The UN has denied allegations it was part of a plan to cover-up the sexual abuse of children by French soldiers in the Central African Republic. The organization has said other similar cases may also come to light.
"Offensive" was the word used by the United Nations on Friday to describe suggestions that the organization had participated in a cover-up of the alleged sexual abuse of children by French soldiers in the Central African Republic.
Revelations made public this week say that a leaked UN report from last July alleges French peacekeeping troops in the war-torn country sexually assaulted hungry children in exchange for food, causing an international uproar.
The UN human rights office, which is in charge of investigating the leak, has faced accusations of trying to hide the crimes from the public, something it soundly denies.
"I think any implication that (UN human rights chief) Zeid Raad al-Hussein would try to cover up sexual abuse (of) children is frankly offensive and highly unlikely if you look at his personal history," spokesman Rupert Colville told the press from the UN office in Geneva.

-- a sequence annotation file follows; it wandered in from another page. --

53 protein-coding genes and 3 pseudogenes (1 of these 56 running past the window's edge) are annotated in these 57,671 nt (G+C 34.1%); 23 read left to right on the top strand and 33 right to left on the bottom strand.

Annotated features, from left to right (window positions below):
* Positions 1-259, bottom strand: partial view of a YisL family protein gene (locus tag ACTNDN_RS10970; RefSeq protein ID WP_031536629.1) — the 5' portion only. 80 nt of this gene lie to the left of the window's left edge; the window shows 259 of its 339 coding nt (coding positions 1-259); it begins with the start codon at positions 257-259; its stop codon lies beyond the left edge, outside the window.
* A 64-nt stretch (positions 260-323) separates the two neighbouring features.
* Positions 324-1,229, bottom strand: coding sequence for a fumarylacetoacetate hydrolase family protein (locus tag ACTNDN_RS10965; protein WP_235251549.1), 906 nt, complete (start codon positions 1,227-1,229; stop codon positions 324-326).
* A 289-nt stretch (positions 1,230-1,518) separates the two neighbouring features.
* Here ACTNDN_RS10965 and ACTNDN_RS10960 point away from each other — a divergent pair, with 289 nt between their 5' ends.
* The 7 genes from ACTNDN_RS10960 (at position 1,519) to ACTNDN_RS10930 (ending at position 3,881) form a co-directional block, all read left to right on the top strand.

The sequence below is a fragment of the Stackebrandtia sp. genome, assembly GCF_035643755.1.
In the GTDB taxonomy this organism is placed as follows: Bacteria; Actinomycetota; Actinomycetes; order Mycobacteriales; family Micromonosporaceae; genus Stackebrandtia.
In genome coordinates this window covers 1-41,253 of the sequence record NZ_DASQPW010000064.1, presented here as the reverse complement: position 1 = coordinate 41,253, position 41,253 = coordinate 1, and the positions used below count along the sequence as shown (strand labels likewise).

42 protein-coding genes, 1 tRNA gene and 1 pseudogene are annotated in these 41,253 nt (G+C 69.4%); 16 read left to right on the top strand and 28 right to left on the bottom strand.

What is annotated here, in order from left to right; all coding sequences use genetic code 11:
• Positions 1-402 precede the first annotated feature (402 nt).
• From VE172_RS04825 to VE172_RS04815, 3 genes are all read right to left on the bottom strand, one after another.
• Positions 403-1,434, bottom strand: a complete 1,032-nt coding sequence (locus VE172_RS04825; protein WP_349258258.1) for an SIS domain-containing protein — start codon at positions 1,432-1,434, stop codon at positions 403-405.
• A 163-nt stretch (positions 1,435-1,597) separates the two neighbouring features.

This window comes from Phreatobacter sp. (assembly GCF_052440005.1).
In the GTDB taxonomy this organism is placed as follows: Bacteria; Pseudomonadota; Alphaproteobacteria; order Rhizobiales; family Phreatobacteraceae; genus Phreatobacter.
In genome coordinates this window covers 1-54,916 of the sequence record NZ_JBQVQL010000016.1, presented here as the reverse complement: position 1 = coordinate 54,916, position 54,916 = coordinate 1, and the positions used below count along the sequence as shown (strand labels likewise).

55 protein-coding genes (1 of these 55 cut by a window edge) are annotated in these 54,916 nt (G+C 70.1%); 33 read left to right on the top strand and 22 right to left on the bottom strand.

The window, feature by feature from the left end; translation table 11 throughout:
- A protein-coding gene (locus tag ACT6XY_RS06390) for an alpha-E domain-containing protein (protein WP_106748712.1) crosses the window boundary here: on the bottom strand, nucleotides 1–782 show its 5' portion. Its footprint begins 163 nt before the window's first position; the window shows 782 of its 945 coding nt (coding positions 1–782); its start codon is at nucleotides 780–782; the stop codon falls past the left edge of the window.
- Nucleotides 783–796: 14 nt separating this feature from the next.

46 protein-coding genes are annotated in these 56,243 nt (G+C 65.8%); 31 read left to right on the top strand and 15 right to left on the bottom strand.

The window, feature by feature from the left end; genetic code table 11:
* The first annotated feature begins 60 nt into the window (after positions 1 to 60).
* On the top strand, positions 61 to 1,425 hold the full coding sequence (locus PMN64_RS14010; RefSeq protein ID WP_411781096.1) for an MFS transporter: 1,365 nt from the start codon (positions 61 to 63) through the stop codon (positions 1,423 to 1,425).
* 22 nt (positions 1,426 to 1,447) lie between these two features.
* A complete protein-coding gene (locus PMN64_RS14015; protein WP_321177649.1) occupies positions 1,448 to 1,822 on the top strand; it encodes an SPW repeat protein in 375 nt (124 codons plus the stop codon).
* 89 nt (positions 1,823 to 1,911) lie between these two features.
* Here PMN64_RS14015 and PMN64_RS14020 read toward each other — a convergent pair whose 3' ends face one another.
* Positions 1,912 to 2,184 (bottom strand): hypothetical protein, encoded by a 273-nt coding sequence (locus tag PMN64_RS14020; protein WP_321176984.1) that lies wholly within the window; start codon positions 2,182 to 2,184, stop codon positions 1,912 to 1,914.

Colville added that Zeid, who took over as rights chief in September, had previously spearheaded the UN campaign to address the problem of sexual abuse by peacekeepers. He also explained that the reason why it took until one year after the UN began interviewing potential victims in May 2014 for the story to come to light was because investigations of this nature are kept secret until they are finished in order to protect underage victims.
"No mercy," says Hollande
Colville further stressed that the troops implicated in the scandal were not actually UN peacekeepers, and thus it was up to France, not the UN, to investigate.
According a source from the French judiciary, the case involves 14 soldiers sent to the Central African Republic to restore order after a coup in 2013. The victims are said to have been begging for food near a home for displaced people in the nation's capital of Bangui, the youngest being only nine at the time of the supposed abuse.
French President Francois Hollande has pledged to show "no mercy" if the accusations turn out to be true.
Regarding the veracity of the allegations, the UN said Friday that "it is possible, it's horribly possible" that they are true, and that indeed more cases could come to light, but due to the chaos in the CAR at the time of the suspected abuse, and that everyone would have to wait for the final word from the French authorities.
es/jil (AP, AFP)